Phillips has a knack for tracking down and selling these types of fame-making watches. In 2017, it sold Paul Newman’s Rolex Cosmograph Daytona, the one with a distinctive design so closely associated with the late actor it was named after him. In the same way, the Monaco is greatly indebted to this very piece owned by McQueen. Before Le Mans, the model wasn’t a top seller. Heuer suggested the piece because it had excess stock and was easily able to send over multiples of it. The movie changed all that. Now, the Monaco is an iconic watch largely because McQueen chose to wear it in Le Mans. To this day, 49 years after the release of the film, Heuer still uses stills from the film to market the piece. In a Zoom meeting with Tag Heuer’s CEO Frederic Arnault and heritage director Catherine Eberle-Devaux, the pair spent a majority of our time ogling an image from Le Mans in which McQueen is unzipping his jacket. His Monaco is prominent. “It's so mythical to be able to say this is the watch being sold,” says Arnault. “In terms of glamour, of fame, it is the most important [Tag Heuer watch],” Eberle-Devaux adds.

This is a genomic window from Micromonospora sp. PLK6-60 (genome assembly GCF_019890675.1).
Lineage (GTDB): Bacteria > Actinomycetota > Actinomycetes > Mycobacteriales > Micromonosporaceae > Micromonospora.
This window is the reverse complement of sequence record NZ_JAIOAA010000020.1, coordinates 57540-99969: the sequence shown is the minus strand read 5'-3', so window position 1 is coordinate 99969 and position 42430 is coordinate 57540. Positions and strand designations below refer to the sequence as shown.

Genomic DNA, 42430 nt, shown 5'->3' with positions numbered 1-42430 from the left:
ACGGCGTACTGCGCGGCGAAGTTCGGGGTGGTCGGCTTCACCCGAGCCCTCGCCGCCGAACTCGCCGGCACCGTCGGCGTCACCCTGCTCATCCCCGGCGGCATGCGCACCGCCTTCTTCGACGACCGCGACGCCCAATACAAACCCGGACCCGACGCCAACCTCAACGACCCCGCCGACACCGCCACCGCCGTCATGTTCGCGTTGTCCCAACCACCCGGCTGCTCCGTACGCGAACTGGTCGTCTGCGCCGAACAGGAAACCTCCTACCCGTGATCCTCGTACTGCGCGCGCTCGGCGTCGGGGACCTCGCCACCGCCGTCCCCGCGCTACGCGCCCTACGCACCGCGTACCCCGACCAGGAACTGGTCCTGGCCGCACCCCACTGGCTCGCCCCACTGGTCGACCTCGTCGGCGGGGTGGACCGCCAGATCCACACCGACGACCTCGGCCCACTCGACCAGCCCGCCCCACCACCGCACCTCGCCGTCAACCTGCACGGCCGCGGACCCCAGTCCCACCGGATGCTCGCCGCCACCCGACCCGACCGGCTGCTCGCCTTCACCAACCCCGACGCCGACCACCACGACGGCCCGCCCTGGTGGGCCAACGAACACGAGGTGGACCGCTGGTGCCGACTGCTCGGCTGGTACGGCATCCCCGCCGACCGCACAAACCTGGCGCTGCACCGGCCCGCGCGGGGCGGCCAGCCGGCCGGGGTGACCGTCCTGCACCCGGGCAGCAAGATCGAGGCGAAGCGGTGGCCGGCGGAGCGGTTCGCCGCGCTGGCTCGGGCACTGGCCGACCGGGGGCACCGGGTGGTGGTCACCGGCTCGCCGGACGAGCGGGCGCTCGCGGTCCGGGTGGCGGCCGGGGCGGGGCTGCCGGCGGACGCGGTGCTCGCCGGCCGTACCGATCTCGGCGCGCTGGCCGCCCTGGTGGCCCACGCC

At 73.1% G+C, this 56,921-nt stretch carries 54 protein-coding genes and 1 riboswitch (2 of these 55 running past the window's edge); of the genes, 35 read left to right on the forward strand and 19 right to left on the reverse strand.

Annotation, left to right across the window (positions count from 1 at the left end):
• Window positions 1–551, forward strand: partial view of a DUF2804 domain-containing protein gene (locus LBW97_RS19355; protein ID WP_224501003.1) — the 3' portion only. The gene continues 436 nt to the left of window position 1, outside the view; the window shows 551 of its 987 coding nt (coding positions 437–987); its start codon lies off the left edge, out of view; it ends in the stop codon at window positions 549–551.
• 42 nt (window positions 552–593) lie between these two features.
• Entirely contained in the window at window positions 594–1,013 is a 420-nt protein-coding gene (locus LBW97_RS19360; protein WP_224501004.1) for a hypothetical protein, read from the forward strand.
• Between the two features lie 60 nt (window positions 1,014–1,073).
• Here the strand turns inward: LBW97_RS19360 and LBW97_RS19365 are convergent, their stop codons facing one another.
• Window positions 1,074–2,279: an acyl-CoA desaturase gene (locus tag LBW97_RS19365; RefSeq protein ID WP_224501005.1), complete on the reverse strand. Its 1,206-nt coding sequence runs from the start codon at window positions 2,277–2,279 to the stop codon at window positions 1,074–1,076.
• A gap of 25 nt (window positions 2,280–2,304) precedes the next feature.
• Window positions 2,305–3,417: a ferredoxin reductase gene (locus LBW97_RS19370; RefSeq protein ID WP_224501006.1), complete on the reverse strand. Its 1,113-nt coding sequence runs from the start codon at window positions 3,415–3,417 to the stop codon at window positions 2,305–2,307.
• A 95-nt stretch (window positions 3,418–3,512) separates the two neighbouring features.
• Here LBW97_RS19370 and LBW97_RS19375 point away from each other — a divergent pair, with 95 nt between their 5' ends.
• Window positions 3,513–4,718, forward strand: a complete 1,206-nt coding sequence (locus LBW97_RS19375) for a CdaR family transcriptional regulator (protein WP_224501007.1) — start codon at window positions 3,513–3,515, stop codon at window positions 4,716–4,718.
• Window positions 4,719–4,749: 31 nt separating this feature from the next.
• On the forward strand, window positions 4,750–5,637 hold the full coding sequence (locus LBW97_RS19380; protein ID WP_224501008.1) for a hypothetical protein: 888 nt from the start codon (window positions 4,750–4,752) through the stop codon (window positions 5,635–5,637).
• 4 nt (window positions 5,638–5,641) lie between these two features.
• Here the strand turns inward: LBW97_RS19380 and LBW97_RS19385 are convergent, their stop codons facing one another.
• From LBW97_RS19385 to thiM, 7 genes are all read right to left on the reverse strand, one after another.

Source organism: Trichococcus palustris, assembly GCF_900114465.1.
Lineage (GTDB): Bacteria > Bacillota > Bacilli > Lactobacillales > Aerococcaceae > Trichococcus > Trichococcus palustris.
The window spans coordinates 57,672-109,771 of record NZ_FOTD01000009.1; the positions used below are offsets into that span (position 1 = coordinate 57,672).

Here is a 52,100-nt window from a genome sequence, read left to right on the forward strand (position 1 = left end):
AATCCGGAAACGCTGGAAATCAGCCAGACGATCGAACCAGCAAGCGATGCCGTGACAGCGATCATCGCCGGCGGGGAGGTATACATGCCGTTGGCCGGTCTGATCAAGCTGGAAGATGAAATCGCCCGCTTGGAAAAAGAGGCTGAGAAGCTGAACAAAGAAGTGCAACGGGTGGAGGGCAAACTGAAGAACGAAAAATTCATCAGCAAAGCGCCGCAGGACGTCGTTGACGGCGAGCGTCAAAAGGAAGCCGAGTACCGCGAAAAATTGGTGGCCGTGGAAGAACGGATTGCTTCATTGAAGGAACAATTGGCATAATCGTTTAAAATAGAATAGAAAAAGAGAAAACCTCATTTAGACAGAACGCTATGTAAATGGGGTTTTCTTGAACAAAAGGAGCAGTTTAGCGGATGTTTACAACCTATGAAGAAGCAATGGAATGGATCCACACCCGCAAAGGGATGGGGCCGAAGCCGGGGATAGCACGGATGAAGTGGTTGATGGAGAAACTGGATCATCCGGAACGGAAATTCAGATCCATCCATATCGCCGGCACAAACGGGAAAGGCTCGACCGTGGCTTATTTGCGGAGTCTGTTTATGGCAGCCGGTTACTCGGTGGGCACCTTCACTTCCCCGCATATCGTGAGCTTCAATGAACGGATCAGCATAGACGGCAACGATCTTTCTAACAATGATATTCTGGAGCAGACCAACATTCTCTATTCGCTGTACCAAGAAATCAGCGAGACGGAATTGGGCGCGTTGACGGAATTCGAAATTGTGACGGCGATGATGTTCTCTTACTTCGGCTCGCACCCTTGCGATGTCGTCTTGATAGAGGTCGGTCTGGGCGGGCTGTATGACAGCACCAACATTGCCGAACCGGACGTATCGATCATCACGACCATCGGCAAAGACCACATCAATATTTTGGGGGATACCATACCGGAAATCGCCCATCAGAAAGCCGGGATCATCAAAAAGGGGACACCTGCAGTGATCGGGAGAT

But what would be a grand slam of a piece in any year is up against the most bizarre circumstances. In one corner we have a wholly unique and iconic timepiece; in the other is a pandemic that will make it difficult for clients to see watches in person, that won’t allow people in the room on auction night to be wooed by Phillips’s showman auctioneer Aurel Bacs (who typically engages directly with and eggs on the crowd), and has pushed the economy into a recession.
McQueen’s Monaco has the stuff to overcome these odds, though. There’s the model’s lineage, to start: First released in 1969, the watch was part of the first wave of automatic chronograph watches that were invented to compete with the quartz-powered pieces that were decimating the Swiss watch industry. To show off its new technology, Heuer (which was purchased by Tag in 1985 and renamed Tag Heuer) stuck its new groundbreaking movement into the watch’s novel square design. “At the time this watch was very futurist, very avant-garde and it still is today,” says Arnault.